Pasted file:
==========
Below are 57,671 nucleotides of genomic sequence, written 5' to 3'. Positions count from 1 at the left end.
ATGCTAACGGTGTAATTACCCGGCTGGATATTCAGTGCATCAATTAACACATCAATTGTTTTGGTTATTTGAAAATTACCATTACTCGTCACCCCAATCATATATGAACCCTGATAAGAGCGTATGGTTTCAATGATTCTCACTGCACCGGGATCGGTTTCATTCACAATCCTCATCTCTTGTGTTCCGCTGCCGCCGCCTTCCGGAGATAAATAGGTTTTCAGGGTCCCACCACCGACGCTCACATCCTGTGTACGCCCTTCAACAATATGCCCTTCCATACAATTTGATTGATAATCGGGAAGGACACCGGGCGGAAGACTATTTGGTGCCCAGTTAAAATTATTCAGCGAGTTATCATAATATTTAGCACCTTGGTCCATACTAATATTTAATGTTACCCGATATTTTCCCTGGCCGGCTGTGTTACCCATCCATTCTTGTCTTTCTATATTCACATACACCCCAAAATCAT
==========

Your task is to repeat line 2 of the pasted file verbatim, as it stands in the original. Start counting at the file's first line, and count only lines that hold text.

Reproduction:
ATGCTAACGGTGTAATTACCCGGCTGGATATTCAGTGCATCAATTAACACATCAATTGTTTTGGTTATTTGAAAATTACCATTACTCGTCACCCCAATCATATATGAACCCTGATAAGAGCGTATGGTTTCAATGATTCTCACTGCACCGGGATCGGTTTCATTCACAATCCTCATCTCTTGTGTTCCGCTGCCGCCGCCTTCCGGAGATAAATAGGTTTTCAGGGTCCCACCACCGACGCTCACATCCTGTGTACGCCCTTCAACAATATGCCCTTCCATACAATTTGATTGATAATCGGGAAGGACACCGGGCGGAAGACTATTTGGTGCCCAGTTAAAATTATTCAGCGAGTTATCATAATATTTAGCACCTTGGTCCATACTAATATTTAATGTTACCCGATATTTTCCCTGGCCGGCTGTGTTACCCATCCATTCTTGTCTTTCTATATTCACATACACCCCAAAATCAT